James Dean's death just after he'd completed filming George Stevens' epic "Giant" guaranteed this film instant appeal to audiences of the time. Years later this massive blockbuster still impresses with overblown drama, and justifiably gets a three-disc DVD release.
Picture The colours in this transfer are beautiful to watch, with the resulting image looking like a vivid oil painting.
Sound A 2.0 surround mix helps add a sense of scale to the movie, although it does little more than simply enhance the music score.
Introduction by George Stevens Jr This introduction is distinguished by the fact that George Stevens Jr worked with his father on many projects. George Jr is therefore able to offer a close insight into what his father believed in when making movies, and talks about that here. He also points out that, when this movie came out in 1957, it was the biggest hit Warner Bros had ever had.
Audio Commentary Joining us for the next 197 minutes are George Stevens Jr, scriptwriter Ivan Moffat, and film critic Stephen Farber. Despite the long running time, all have plenty to say as they dissect a movie that Stevens spent four years making without pay.
It turns out that the final casting did not include first choices - the likes of Audrey Hepburn and Grace Kelly were considered before Liz Taylor, and John Wayne before Rock Hudson. Back then it was normal policy to use older actors for films where we would see a character start young and become old. Stevens' choice to use young actors and age them was a radical departure.
George Stevens: Filmmakers Who Knew Him This 45-minute documentary is an in-depth analysis of Stevens' directing style from such people as Warren Beatty and Martin Scorsese. Beatty seems to sum him up best as a "slow moving freight train", when describing how he would slowly but surely get his own way when making a movie. Despite his assured nature though, Stevens would not plan shots, preferring instead to get on sets and think up camera angles to keep excitement in his work.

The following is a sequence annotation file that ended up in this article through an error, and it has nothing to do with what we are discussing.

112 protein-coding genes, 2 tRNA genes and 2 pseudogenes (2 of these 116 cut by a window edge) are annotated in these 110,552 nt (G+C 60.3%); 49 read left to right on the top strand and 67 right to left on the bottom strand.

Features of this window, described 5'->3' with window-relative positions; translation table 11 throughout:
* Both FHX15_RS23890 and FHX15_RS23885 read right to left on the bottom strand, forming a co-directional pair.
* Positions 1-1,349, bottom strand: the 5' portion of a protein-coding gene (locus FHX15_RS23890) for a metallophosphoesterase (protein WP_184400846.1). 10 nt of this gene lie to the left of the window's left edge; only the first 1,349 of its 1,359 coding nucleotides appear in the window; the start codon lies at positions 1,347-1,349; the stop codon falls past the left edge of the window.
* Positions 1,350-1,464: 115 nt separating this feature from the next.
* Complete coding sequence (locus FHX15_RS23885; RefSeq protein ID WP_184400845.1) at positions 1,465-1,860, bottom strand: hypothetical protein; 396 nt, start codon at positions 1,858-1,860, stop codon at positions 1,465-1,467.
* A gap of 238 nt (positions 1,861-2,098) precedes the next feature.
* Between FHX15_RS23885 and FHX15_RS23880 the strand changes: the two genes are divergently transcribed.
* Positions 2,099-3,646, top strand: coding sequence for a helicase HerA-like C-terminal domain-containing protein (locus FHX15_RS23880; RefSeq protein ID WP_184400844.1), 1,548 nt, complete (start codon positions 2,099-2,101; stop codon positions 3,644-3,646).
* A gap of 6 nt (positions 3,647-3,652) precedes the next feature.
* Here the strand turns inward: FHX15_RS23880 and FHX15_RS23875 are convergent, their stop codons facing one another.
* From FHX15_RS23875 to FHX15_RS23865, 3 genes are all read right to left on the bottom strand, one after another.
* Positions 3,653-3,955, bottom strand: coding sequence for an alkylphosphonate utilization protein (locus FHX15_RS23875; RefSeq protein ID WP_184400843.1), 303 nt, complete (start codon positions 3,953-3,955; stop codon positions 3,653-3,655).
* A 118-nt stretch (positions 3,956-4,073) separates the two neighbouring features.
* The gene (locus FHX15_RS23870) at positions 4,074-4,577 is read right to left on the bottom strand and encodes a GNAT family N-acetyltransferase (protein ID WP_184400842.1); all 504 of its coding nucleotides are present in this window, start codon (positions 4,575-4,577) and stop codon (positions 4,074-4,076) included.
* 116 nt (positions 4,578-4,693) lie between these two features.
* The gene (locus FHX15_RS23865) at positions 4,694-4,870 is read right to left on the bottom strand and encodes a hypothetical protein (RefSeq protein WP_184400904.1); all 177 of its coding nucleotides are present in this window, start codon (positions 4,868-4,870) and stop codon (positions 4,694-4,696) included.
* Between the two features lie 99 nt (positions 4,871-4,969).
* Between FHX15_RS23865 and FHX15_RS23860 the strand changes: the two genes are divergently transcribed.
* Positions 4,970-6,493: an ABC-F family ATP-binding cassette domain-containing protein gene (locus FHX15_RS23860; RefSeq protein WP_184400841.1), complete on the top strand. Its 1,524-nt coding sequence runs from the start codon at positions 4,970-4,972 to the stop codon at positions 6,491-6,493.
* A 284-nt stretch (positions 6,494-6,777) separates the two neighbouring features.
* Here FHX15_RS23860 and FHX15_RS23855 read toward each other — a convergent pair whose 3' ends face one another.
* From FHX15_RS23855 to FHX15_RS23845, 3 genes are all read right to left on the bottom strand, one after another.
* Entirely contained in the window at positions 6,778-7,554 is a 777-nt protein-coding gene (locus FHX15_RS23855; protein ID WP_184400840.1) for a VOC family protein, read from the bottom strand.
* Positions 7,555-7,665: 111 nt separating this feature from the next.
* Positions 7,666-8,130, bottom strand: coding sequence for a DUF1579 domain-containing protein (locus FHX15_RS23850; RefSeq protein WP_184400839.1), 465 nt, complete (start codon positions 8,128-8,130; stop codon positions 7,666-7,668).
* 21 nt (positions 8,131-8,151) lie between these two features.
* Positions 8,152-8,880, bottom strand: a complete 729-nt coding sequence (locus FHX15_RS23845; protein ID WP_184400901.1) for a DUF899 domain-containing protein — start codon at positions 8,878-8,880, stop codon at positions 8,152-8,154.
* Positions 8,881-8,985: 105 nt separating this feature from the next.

Memories of "Giant" Running at over 50 minutes, this documentary on the making of a classic has much to offer, including some brilliant anecdotes. Amongst the best is one told by Rock Hudson, who went for a 'get to know you'-style liquid dinner with Liz Taylor. Before they knew it, the time was 3am; only two and a half hours from when they had to get up.
Both were very hungover on-set, but thankfully had only to shoot a wedding scene with no dialogue. Instead of talking, they had to look lovingly at each other. Such was their concentrated stares at each other to avoid being ill, people started crying on set, so convinced by their supposed looks of love.
Return to "Giant" Quite fittingly, nothing on this disc is small-time. Here we have another 50-minute documentary, this time reflecting back on the film, with a visit to the location and a look at the sad ruined gothic house set where the story unfolded. There is some repetition of interview footage from Memories of "Giant", but there's some good material on the set design and on James Dean's method acting.
New York Premiere Telecast At 28 minutes, this footage from the premiere does get a little dull, bar the bizarre moment where a wheelchair-bound boy is wheeled out for a grotesquely stupid charity appeal. The boy quite rightly pulls faces at the moronic comments that fly over his head.
Hollywood Premiere This footage runs at a snappy four minutes and is nothing more than a guide to the faces of the evening.
"Giant" Stars are off to Texas This is a short newsreel item about the film production.
Behind the Cameras In this section you'll find two short featurettes on the music and the location of the film: Marfa, Texas.
Stills and Documents A fascinating section in which you can look through behind-the-scenes images from the film (with James Dean looking cool in every still), and internal memos from Warner Bros about the production of the film.
Trailers A selection of trailers and an awards list rounds off disc three.
Ratio: 1.33:1 (fullscreen un-matted)
Sound: Dolby Digital 2.0 or 5.1, plus DTS 6.1-ES
Audio Tracks: English
Menus: Animated, with music
Special Features Subtitles None of the special features come with subtitles.
This DVD was reviewed on a JVC XV-N5 DVD player.